As mentioned (reported by FMT), four parties, through a consent judgment on March 11, 2014 at the Shah Alam High Court, agreed to the relocation of the temple and to return the vacant site to the owner.

The four parties are the state government, One City and Chellappa and Nagaraju, who both claim to be the temple’s administrator, before Chellappa was eventually declared the rightful administrator in a separate case.

As part of the consent judgment, One City agreed to donate RM1.5 million for the construction of a new temple on one of two plots of land given by the company. After the temple gave up the rights to one of the two plots of land, One City gave it another RM1 million in compensation

That was the lawful, legal and proper course of action to be taken, where it would have been a win-win-win situation for the 3 involved parties of the temple, Developer and State government, with the mutual consent approved by the court.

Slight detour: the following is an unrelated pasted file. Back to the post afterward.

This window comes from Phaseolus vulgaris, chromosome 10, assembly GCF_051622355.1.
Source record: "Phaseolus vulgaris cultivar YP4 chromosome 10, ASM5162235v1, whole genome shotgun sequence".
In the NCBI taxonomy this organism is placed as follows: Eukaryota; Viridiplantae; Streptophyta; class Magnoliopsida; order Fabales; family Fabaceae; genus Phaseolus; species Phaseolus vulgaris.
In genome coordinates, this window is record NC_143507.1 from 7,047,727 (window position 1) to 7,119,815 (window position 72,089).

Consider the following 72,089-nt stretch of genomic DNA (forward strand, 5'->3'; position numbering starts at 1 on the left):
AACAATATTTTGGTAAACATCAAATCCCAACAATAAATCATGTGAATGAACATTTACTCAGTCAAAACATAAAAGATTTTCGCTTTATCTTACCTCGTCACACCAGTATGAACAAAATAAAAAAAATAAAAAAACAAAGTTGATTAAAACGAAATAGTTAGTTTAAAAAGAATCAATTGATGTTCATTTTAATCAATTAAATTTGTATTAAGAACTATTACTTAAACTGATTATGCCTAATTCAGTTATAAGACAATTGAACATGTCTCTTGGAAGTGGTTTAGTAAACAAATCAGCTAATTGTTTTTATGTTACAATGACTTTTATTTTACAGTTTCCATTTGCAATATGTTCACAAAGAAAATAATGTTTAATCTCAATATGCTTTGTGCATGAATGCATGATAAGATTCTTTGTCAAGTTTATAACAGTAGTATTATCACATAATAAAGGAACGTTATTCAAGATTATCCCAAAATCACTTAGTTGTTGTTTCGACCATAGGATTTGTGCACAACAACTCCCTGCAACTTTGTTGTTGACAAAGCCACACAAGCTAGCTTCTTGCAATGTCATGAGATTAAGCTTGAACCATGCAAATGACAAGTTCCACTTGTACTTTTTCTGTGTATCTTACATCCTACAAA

Yet by unruliness and the tragic consequences of a rioting, the pro-Stay faction has won the day. I recall very distinctively that PM Mahathir said the law must be adhered to.

But the end result has gone the other way, where now the temple will NOT be re-located, despite and in spite of a court consent ruling.

Is this going to be the norm, that if we don't like the law, we get our way through unruliness?

On top of which, the historical pedigree of the temple is in doubt, as to whether it is over a century old or merely 44 years old?


  1. how I wish everyone is as clever as you who can control their emotions to think and act rationally wakakakakiki

    1. For the 'wise' cinapek, it's known as 马後炮 - the ever insightful hindsight!

  2. The civil land case is a totally separate matter from the criminal case of murder and violence.
    Up to before the night of November 26, no crime had been committed yet.

    Regardless that one of the parties may be regarded as a "vexatious litigant" or '"sellout" depending on which side, it was still a civil case.